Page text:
The Works of Shakespeare in Seven Volumes, Volume 5 (Google eBook)

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A. Bettesworth and C. Hitch, 1733
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Page 439 - Fillet of a fenny snake, In the cauldron boil and bake : Eye of newt, and toe of frog, Wool of bat, and tongue of dog...
Page 432 - The times have been That, when the brains were out, the man would die, And there an end ; but now they rise again, With twenty mortal murders on their crowns, And push us from our stools.
Page 108 - Unhappy that I am, I cannot heave My heart into my mouth. I love your majesty According to my bond; nor more nor less.
Page 422 - To be thus, is nothing ; But to be safely thus : our fears in Banquo Stick deep ; and in his royalty of nature Reigns that which would be fear'd : 'tis much he dares ; And, to that dauntless temper of his mind, He hath a wisdom that doth guide his valour To act in safety.
Page 405 - tis done, then 'twere well It were done quickly; if the assassination Could trammel up the consequence, and catch With his surcease success : that but this blow Might be the be-all and the end-all here, But here, upon this bank and shoal of time, We'd jump the life to come.
Page 410 - I go, and it is done: the bell invites me. Hear it not, Duncan, for it is a knell That summons thee to heaven, or to hell.
Page 67 - This many summers in a sea of glory, But far beyond my depth: my high-blown pride At length broke under me; and now has left me, Weary and old with service, to the mercy Of a rude stream, that must for ever hide me.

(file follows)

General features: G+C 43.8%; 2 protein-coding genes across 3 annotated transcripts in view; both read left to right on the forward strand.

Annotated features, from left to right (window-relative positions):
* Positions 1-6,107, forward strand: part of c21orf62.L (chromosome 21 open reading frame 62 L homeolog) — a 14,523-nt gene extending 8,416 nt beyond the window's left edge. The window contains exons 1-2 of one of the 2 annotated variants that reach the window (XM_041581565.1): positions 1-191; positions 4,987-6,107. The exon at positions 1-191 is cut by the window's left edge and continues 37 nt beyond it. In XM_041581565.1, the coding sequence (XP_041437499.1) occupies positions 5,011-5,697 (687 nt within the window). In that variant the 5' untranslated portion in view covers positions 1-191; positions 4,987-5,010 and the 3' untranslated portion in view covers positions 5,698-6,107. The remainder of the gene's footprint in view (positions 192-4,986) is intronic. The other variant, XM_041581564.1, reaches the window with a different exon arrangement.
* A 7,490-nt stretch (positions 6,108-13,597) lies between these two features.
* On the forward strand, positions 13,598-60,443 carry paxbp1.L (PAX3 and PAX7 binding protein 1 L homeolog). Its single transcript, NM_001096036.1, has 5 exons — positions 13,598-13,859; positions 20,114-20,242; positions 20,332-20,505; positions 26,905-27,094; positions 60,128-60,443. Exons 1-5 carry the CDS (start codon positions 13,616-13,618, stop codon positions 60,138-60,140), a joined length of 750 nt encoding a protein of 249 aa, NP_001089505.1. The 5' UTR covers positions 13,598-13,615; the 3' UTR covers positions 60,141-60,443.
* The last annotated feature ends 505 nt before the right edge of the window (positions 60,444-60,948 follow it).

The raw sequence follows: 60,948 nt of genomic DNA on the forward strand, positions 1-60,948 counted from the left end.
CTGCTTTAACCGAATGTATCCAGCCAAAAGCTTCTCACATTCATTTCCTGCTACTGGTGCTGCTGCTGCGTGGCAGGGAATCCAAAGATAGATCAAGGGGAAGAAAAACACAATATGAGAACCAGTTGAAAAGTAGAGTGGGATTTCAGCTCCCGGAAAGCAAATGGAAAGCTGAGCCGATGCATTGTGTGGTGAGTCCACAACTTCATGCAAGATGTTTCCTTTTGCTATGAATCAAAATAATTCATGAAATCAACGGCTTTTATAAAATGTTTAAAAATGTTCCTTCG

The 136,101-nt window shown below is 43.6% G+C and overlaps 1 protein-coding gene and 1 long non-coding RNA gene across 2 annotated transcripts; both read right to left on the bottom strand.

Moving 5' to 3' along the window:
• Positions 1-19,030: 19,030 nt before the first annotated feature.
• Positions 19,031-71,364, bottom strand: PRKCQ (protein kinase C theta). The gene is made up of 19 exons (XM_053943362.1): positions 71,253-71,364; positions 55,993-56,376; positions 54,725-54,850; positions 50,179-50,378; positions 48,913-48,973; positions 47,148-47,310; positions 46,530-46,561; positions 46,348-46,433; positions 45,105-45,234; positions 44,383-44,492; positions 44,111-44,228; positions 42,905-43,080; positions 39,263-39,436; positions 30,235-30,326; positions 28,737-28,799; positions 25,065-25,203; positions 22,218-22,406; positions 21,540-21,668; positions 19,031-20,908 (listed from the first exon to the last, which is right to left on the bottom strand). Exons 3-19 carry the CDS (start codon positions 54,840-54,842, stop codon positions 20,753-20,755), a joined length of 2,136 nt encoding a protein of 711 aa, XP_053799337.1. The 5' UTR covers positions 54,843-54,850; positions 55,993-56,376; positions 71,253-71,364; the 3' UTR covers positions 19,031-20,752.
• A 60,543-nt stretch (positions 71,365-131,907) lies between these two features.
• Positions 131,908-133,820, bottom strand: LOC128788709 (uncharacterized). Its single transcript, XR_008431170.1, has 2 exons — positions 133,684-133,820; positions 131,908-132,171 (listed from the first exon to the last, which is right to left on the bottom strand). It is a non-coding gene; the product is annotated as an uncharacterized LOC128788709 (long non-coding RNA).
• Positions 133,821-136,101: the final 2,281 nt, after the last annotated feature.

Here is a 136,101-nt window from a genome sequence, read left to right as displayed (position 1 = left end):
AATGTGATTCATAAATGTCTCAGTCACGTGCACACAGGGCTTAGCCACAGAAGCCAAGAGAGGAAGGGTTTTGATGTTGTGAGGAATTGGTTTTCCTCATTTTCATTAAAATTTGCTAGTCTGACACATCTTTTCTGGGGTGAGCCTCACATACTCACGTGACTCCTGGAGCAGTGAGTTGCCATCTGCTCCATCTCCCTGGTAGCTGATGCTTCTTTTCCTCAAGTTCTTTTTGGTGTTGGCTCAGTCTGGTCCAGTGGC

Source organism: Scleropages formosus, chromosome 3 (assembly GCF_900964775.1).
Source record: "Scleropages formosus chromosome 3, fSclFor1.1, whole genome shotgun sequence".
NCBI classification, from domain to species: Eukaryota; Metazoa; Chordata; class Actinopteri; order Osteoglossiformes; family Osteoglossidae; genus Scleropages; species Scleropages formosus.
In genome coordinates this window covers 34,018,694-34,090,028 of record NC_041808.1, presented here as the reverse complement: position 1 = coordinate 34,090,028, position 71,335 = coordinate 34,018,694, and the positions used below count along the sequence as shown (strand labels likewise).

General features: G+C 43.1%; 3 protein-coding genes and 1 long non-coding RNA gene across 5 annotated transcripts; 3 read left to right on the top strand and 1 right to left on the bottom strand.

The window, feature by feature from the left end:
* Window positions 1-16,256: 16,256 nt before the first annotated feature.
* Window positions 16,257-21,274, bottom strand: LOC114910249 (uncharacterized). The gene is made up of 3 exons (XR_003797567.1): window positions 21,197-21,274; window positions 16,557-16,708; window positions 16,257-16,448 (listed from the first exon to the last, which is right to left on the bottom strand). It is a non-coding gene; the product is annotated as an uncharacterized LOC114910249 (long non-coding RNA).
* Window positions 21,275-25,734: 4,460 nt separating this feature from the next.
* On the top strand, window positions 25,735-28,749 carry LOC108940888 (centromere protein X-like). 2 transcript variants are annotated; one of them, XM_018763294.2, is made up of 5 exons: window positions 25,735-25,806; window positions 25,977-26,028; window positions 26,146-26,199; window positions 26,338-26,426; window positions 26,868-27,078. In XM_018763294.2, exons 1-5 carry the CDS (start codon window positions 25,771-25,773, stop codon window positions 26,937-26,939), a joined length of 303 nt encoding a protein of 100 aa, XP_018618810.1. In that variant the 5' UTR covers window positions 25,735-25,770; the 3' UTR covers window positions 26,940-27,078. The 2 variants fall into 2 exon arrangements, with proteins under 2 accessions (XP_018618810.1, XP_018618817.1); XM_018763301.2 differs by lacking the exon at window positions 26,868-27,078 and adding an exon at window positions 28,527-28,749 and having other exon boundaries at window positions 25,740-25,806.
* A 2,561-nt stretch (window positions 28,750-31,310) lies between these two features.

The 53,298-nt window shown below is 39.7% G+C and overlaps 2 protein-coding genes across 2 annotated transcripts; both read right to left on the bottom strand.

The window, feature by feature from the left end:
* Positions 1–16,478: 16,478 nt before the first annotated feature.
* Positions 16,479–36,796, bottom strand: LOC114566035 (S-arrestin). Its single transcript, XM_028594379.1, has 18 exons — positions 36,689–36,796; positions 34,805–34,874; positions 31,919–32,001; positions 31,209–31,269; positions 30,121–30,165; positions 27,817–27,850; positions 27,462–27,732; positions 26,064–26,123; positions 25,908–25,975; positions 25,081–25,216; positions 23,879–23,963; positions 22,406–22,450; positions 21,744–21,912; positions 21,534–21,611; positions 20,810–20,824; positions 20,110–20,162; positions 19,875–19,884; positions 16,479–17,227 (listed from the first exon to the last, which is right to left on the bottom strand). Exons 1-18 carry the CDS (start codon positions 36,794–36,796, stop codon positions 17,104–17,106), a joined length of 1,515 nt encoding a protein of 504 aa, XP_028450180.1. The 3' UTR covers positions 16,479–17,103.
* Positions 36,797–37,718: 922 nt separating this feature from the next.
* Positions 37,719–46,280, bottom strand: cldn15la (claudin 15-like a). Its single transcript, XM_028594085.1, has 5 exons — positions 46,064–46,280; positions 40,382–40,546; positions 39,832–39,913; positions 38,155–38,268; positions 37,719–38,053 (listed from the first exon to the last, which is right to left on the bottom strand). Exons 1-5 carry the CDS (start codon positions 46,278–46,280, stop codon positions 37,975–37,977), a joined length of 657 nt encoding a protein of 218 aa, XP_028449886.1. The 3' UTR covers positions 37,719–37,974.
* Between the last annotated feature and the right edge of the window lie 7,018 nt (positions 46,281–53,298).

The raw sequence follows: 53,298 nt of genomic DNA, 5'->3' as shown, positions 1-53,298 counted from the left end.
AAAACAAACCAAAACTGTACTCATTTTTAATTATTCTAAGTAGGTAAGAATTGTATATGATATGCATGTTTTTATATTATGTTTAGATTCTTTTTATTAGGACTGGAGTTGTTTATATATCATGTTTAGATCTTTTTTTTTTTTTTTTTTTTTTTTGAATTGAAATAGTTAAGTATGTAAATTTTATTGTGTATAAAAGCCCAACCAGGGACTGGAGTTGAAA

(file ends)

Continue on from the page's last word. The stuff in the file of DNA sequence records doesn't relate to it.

Page 119 - ... we make guilty of our disasters the sun the moon and the stars ; as if we were villains by necessity, fools by heavenly compulsion, knaves thieves and treachers by spherical predominance, drunkards liars and adulterers by an enforced obedience of planetary influence, and all that we are evil in by a divine thrusting on...
Page 202 - Methinks I should know you, and know this man; Yet I am doubtful; for I am mainly ignorant What place this is; and all the skill I have Remembers not these garments; nor I know not Where I did lodge last night. Do not laugh at me; For (as I am a man) I think this lady To be my child Cordelia.
Page 153 - You see me here, you gods, a poor old man, As full of grief as age ; wretched in both ! If it be you that stir these daughters...

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